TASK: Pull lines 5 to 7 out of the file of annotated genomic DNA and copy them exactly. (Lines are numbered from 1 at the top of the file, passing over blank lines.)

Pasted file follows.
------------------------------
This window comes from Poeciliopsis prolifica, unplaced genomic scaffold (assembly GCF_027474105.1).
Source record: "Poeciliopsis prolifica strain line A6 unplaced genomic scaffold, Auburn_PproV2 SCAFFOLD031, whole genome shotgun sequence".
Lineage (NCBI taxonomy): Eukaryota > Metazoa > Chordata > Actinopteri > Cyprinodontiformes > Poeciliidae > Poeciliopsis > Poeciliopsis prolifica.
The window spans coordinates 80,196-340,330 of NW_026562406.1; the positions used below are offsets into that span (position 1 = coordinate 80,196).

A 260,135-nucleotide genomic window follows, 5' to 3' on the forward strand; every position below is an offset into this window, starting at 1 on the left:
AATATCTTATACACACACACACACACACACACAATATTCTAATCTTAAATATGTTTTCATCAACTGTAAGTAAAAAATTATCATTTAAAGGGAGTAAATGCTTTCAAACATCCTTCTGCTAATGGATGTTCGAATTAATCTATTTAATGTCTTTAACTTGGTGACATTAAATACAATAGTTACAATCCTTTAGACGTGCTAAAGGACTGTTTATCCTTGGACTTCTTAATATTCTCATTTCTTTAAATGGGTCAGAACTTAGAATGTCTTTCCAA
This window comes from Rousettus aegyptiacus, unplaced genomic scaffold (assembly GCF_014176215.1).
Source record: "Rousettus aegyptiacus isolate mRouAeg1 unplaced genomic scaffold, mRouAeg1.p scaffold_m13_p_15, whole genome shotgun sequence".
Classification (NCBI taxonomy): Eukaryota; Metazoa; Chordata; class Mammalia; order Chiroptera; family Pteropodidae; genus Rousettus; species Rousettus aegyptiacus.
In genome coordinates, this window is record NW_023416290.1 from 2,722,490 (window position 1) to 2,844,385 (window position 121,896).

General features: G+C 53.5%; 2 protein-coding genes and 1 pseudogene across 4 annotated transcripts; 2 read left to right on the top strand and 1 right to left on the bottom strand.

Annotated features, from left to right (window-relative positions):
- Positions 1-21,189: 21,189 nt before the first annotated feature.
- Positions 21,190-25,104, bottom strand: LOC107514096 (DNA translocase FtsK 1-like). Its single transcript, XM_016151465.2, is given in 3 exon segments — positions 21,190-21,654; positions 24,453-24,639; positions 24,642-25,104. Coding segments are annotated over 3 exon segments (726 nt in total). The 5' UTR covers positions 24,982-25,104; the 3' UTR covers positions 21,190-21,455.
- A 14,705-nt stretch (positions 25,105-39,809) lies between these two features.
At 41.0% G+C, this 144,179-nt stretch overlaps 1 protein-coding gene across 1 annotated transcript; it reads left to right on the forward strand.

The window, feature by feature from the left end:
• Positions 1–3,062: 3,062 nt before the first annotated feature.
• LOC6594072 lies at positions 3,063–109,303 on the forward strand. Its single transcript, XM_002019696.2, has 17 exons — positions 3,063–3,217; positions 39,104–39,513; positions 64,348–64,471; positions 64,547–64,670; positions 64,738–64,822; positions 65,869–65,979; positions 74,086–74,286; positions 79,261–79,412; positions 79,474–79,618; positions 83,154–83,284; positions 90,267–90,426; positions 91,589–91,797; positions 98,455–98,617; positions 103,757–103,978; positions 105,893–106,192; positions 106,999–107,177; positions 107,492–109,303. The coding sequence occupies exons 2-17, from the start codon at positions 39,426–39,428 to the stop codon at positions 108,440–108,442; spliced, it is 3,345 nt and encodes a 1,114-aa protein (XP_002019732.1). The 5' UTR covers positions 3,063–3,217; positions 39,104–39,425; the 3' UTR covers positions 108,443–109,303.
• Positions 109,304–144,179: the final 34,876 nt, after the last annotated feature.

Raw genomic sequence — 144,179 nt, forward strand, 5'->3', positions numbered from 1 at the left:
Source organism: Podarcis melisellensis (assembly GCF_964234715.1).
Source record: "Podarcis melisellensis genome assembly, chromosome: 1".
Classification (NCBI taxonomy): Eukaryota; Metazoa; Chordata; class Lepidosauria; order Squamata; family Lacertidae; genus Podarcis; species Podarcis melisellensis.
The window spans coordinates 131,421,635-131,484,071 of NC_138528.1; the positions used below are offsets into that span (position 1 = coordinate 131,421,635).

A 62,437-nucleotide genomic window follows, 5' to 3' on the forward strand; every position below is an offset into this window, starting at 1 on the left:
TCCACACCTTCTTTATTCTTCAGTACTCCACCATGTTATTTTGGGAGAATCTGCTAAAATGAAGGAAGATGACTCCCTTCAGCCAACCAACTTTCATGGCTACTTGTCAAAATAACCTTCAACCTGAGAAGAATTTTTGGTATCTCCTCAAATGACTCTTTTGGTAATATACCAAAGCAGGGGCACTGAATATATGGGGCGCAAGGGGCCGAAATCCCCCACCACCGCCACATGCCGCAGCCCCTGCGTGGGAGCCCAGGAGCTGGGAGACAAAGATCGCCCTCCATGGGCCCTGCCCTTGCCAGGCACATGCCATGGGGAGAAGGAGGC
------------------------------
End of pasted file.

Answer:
A 260,135-nucleotide genomic window follows, 5' to 3' on the forward strand; every position below is an offset into this window, starting at 1 on the left:
AATATCTTATACACACACACACACACACACACAATATTCTAATCTTAAATATGTTTTCATCAACTGTAAGTAAAAAATTATCATTTAAAGGGAGTAAATGCTTTCAAACATCCTTCTGCTAATGGATGTTCGAATTAATCTATTTAATGTCTTTAACTTGGTGACATTAAATACAATAGTTACAATCCTTTAGACGTGCTAAAGGACTGTTTATCCTTGGACTTCTTAATATTCTCATTTCTTTAAATGGGTCAGAACTTAGAATGTCTTTCCAA
This window comes from Rousettus aegyptiacus, unplaced genomic scaffold (assembly GCF_014176215.1).